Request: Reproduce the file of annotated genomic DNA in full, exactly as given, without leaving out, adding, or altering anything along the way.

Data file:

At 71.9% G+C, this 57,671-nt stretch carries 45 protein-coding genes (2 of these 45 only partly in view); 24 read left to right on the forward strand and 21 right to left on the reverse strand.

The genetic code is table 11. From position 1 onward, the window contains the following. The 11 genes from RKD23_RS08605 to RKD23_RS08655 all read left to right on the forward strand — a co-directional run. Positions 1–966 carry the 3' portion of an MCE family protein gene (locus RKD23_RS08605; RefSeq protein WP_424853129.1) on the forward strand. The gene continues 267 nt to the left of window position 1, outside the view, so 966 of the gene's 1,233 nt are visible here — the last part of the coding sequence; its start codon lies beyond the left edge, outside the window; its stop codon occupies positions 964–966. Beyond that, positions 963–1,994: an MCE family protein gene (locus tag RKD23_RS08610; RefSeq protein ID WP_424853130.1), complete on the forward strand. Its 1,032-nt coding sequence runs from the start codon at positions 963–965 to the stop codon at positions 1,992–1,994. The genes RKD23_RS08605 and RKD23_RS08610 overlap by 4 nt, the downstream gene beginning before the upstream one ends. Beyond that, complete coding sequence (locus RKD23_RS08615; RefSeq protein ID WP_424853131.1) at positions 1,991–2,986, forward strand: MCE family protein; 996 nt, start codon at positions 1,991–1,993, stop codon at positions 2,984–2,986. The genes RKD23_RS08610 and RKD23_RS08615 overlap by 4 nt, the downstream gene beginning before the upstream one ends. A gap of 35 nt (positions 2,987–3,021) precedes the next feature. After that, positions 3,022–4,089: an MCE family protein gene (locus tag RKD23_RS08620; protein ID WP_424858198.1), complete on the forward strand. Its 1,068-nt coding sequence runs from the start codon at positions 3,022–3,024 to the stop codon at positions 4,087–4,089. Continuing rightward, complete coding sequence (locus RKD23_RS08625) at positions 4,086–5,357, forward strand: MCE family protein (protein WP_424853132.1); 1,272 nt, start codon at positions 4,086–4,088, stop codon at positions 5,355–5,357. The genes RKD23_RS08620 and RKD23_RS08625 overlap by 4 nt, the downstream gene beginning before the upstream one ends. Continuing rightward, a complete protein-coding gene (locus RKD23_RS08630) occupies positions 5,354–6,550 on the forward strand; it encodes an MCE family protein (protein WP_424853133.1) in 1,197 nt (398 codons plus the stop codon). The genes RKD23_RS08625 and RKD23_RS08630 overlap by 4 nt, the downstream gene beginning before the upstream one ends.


At 71.9% G+C, this 57,671-nt stretch carries 45 protein-coding genes (2 of these 45 only partly in view); 24 read left to right on the forward strand and 21 right to left on the reverse strand.

The genetic code is table 11. From position 1 onward, the window contains the following. The 11 genes from RKD23_RS08605 to RKD23_RS08655 all read left to right on the forward strand — a co-directional run. Positions 1–966 carry the 3' portion of an MCE family protein gene (locus RKD23_RS08605; RefSeq protein WP_424853129.1) on the forward strand. The gene continues 267 nt to the left of window position 1, outside the view, so 966 of the gene's 1,233 nt are visible here — the last part of the coding sequence; its start codon lies beyond the left edge, outside the window; its stop codon occupies positions 964–966. Beyond that, positions 963–1,994: an MCE family protein gene (locus tag RKD23_RS08610; RefSeq protein ID WP_424853130.1), complete on the forward strand. Its 1,032-nt coding sequence runs from the start codon at positions 963–965 to the stop codon at positions 1,992–1,994. The genes RKD23_RS08605 and RKD23_RS08610 overlap by 4 nt, the downstream gene beginning before the upstream one ends. Beyond that, complete coding sequence (locus RKD23_RS08615; RefSeq protein ID WP_424853131.1) at positions 1,991–2,986, forward strand: MCE family protein; 996 nt, start codon at positions 1,991–1,993, stop codon at positions 2,984–2,986. The genes RKD23_RS08610 and RKD23_RS08615 overlap by 4 nt, the downstream gene beginning before the upstream one ends. A gap of 35 nt (positions 2,987–3,021) precedes the next feature. After that, positions 3,022–4,089: an MCE family protein gene (locus tag RKD23_RS08620; protein ID WP_424858198.1), complete on the forward strand. Its 1,068-nt coding sequence runs from the start codon at positions 3,022–3,024 to the stop codon at positions 4,087–4,089. Continuing rightward, complete coding sequence (locus RKD23_RS08625) at positions 4,086–5,357, forward strand: MCE family protein (protein WP_424853132.1); 1,272 nt, start codon at positions 4,086–4,088, stop codon at positions 5,355–5,357. The genes RKD23_RS08620 and RKD23_RS08625 overlap by 4 nt, the downstream gene beginning before the upstream one ends. Continuing rightward, a complete protein-coding gene (locus RKD23_RS08630) occupies positions 5,354–6,550 on the forward strand; it encodes an MCE family protein (protein WP_424853133.1) in 1,197 nt (398 codons plus the stop codon). The genes RKD23_RS08625 and RKD23_RS08630 overlap by 4 nt, the downstream gene beginning before the upstream one ends.